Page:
Ah, but there is still the problem of keeping one's private life out of the public eye. And, more important to bystanders, the inability of many cell phone users to carry on normal activities when talking on the phone. It's a simple fact, when half your brain is involved in conversation with an absent someone, your attention is sufficiently distracted to the point that the ability to perform normal physical activities is impaired. That's why car-bound cell phone users have a higher accident rate; their attention is diverted. (Carrying on a conversation with someone next to you is less distracting because you're both involved in the same physical reality; when talking on the phone, you're sucked into the other person's reality.)

Or, put more simply, most people can't walk and call (or drive and call) at the same time without one of those two activities suffering. Only so much bandwidth.

And, yes, I bumped into several distracted cell phone users who stopped without warning. I wasn't gawking; I was just trying to get from point A to point B, which is what one assumes everyone walking in the traffic stream is also doing.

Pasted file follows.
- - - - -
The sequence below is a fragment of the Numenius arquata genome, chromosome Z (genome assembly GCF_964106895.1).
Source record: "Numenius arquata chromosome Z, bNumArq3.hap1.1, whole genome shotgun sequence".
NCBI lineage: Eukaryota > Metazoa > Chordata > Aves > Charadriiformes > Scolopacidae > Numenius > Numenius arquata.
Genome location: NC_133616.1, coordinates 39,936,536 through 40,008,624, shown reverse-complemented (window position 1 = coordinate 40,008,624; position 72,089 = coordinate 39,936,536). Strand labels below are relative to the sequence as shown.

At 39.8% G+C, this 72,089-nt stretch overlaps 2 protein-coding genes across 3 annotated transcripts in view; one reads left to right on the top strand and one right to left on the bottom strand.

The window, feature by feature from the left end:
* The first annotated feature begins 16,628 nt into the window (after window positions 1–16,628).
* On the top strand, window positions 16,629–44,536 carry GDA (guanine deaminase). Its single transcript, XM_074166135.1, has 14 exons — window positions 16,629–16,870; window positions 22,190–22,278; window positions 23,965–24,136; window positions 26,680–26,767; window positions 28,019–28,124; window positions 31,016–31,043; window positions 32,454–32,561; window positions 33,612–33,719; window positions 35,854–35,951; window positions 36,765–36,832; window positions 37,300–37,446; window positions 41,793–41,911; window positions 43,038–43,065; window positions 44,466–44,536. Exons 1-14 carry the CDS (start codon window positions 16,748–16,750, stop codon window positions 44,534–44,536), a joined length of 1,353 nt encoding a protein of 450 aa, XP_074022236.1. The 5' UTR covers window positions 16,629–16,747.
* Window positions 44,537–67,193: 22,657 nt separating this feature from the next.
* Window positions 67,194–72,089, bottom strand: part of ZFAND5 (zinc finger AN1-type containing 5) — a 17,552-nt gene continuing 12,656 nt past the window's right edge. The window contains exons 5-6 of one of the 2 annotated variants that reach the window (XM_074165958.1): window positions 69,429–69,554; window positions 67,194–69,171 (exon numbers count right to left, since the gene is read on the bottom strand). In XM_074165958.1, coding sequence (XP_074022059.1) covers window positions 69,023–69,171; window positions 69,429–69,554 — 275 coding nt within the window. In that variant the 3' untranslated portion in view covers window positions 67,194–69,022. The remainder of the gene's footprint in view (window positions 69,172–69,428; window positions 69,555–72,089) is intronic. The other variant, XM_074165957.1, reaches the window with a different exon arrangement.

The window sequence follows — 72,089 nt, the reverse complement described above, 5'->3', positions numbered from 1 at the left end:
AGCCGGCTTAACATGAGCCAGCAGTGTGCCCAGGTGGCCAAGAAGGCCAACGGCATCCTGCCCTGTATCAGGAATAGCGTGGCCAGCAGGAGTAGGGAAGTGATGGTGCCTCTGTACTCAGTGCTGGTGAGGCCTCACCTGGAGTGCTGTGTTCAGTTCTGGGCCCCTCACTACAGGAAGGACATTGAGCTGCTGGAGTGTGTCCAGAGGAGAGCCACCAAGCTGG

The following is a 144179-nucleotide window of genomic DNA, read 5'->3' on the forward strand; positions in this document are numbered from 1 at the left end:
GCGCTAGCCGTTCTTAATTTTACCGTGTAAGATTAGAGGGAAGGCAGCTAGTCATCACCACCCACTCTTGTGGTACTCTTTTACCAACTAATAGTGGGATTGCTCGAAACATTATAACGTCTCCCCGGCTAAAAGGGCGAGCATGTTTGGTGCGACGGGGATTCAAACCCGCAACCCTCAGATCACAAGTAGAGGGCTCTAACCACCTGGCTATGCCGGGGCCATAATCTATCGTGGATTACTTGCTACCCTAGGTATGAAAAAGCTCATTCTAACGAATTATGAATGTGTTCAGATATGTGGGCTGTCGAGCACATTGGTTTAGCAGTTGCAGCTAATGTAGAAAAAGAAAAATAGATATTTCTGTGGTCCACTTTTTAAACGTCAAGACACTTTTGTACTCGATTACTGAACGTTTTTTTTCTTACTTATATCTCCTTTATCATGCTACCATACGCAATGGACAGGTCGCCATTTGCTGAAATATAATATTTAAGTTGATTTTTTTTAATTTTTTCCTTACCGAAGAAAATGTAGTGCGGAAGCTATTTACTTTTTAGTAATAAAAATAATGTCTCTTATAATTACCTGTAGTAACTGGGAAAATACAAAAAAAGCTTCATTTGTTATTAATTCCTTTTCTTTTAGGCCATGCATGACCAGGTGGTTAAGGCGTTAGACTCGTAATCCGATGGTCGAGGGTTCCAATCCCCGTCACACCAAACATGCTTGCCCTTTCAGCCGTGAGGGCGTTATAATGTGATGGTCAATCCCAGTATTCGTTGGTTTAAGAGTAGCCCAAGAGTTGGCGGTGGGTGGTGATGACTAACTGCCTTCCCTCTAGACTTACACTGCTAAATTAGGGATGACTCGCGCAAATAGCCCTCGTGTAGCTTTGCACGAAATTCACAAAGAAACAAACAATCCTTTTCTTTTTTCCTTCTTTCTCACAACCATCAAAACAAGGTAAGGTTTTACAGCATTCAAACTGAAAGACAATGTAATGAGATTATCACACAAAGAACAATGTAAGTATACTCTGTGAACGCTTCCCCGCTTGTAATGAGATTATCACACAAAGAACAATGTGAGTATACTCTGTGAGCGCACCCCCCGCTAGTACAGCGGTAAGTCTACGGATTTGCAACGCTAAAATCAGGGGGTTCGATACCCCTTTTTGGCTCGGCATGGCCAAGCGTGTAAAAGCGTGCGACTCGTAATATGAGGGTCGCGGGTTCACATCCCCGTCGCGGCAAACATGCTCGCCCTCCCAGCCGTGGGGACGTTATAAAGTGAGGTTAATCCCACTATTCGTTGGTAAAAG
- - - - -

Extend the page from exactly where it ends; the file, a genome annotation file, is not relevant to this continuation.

Maybe cell phone users should be equipped with warning lights?

John Allen said...

Don't really mean to keep this going, but have one more post in me.

Just because something diverts a person from walking is no reason to outlaw it. If it was, then they would have to outlaw pretty girls.

In the first place, not all cell calls are private calls. Many are work related or some other activity.

I don't think I can agree that talking on a cell phone is any more distracting than carrying on a conversation with someone directly. In either case you are going to have to give part of your attention to the conversation. Should we outlaw talking while you are walking?

So, the problem wasn't caused entirely by cell phone users. You made a mistaken assumption - that everyone is moving from point a to point b - and you also failed to learn from experience. When you had your first bump or near miss I would have thought that you would start to give someone more lead time if you happened to be following them and noticed that they were using a cell phone.

If you are following someone and bump into them because they stopped suddenly the fault does not lie with the person who stopped. The fault lies with the person who was following too close. After all, there are several reasons a person might stop suddenly while walking.

To conclude my posts on this thread, I agree with you that cell phones can be a nuisance and people are often inconsiderate while using them. My suggested solution is to educate people on proper etiquette rather than introducing a law.